Do Bacteria make decisions?

Every now and then I come across a great Quora post.

This one contains a great answer to a somewhat esoteric topic, that of bacteria motion. It’s worth a read.

https://qr.ae/pGFRbo

The short answer is yes, if you define decision making for bacteria as reliably selecting, out of various alternatives, one committed trajectory.

The Europa Lander mission

In the space exploration world many are excited by the possibilities of a robotic mission to the distant moon of Europa for scientific investigation. The mission plan from NASA is titled ‘Europa Clipper’ and it’s promo page can be found here: https://www.nasa.gov/europa.

The scientific merits of such an expedition need not be repeated, and are well explained enough on the main site, so instead I’ll focus on offering a layman’s explanation of the intriguing technical aspects in the press release.

Of special note is the instrument payload:

“The spacecraft’s science instruments will measure the depth of the ice crust, measure the depth of the internal ocean and how thick and salty it is, capture color images of surface geology in detail, and analyze potential plumes.”

i.e. it will utilize novel techniques and technologies in order to accomplish something never before attempted on another body in the solar system.

“Scientists are especially interested in what makes up the moon’s surface. Evidence suggests that material exposed there has been mixed through the icy crust and perhaps comes from the ocean beneath.”

i.e. There is a likely probability of very astonishing discoveries akin to the unexpected images returned by the New Horizons probe.

“Europa Clipper will also investigate the moon’s gravity field, which will tell scientists more about both how the moon flexes as Jupiter pulls on it and how that action could potentially warm the internal ocean.”

i.e. Many alternative usages both forseen, and unforseen, are planned for the mission payload. This could very well be a very long lasting mission, akin to the Spirit and Opportunity Mars rovers, far exceeding it’s nominal projected lifespan.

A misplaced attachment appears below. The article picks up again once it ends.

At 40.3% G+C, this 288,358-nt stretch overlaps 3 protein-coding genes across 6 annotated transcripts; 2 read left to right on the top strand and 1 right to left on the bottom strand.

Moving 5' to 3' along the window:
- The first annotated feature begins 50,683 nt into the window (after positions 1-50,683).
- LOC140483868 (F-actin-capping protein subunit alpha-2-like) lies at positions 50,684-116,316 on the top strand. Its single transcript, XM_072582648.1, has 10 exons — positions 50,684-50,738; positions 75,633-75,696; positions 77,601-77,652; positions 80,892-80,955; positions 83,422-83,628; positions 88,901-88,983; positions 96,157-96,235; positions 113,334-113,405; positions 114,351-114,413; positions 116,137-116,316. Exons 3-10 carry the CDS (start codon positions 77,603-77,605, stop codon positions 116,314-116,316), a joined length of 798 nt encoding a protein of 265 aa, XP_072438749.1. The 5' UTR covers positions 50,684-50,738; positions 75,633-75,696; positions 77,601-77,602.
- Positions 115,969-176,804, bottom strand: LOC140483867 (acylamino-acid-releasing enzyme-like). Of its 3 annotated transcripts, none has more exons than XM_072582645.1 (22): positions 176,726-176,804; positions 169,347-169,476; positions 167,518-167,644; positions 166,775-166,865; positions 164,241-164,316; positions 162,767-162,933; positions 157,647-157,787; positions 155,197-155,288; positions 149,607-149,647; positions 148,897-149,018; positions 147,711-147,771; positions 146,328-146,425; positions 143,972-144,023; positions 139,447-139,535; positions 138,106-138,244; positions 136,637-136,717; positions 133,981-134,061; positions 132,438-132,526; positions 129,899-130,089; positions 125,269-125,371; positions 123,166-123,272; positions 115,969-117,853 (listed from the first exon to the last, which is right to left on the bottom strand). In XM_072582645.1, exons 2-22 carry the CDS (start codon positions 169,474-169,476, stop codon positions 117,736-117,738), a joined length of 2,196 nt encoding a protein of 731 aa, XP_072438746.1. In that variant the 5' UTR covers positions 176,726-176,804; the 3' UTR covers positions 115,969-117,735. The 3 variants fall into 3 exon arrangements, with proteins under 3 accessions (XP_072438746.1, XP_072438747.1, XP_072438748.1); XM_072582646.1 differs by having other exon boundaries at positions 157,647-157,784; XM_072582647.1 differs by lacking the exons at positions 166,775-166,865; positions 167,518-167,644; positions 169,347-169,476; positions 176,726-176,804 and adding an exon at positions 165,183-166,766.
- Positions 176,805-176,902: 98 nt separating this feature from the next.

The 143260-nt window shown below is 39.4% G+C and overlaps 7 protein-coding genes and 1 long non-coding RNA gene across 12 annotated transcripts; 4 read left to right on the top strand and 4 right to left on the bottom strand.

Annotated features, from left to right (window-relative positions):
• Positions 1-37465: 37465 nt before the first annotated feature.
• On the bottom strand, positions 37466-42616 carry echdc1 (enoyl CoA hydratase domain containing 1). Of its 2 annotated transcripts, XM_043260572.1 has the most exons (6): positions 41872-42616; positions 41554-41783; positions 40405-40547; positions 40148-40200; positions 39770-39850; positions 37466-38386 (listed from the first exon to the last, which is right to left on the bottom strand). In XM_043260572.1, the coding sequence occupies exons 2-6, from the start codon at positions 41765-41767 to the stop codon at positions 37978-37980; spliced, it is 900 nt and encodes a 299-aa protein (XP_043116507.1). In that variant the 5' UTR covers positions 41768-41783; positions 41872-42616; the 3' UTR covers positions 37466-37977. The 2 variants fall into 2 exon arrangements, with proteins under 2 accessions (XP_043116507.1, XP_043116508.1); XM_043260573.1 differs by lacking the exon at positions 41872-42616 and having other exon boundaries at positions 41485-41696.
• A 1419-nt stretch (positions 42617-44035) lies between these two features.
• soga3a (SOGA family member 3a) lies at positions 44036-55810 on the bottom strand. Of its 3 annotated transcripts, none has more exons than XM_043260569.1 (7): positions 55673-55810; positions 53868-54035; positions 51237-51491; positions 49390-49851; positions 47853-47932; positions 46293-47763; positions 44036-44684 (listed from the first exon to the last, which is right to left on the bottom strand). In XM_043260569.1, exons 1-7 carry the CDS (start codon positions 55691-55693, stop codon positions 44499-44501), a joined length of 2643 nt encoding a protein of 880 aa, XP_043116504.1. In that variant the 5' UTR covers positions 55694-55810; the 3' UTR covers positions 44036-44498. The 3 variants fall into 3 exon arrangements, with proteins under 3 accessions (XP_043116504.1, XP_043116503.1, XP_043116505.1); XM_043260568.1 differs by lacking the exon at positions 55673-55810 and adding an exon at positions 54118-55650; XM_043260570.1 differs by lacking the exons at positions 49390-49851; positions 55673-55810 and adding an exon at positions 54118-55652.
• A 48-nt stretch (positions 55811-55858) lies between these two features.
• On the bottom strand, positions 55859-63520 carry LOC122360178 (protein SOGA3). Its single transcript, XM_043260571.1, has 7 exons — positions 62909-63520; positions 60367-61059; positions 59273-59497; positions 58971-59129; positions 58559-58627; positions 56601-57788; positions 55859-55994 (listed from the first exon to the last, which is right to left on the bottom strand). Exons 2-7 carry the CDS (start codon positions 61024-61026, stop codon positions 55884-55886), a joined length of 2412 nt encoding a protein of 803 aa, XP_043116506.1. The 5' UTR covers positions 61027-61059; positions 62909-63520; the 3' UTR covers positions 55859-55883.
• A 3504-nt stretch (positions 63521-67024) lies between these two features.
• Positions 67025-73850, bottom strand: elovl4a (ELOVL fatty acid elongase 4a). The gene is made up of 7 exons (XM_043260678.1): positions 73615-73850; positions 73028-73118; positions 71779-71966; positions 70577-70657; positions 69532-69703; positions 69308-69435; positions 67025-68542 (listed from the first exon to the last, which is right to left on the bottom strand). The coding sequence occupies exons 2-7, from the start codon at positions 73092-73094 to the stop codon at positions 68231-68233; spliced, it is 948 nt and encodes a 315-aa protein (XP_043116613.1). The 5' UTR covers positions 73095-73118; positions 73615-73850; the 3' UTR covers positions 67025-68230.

““We’re doing work that a decade from now will change how we think about the diversity of worlds in the outer solar system – and about where life might be able to exist right now, not in the distant past,” said Europa Clipper Project Scientist Robert Pappalardo of JPL.”

i.e. This is more than an academic and curiosity satisfication exercise, there will likely be practical consequences to the future evolution of scientific effort, space exploration effort, biological efforts, and long term planning of future missions.

“But the more instruments a spacecraft carries, the more they interact and potentially affect each other’s operation. To that end, noted Pappalardo, “We’re currently making sure the instruments can all operate at the same time without electromagnetic interference.””

i.e. The instruments will be the most shielded and hardened yet to electromagnetic interference, excluding the solar probes.

“Missions such as Europa Clipper help contribute to the field of astrobiology, the interdisciplinary research on the variables and conditions of distant worlds that could harbor life as we know it. While Europa Clipper is not a life-detection mission, it will conduct detailed reconnaissance of Europa and investigate whether the icy moon, with its subsurface ocean, has the capability to support life. Understanding Europa’s habitability will help scientists better understand how life developed on Earth and the potential for finding life beyond our planet.”

i.e. If the mission proves successful there will be many productive papers and stimulation for future researchers. In addition, a presently distant dream, of an alien life detection mission, will be that much closer to fruition depending on what is discovered.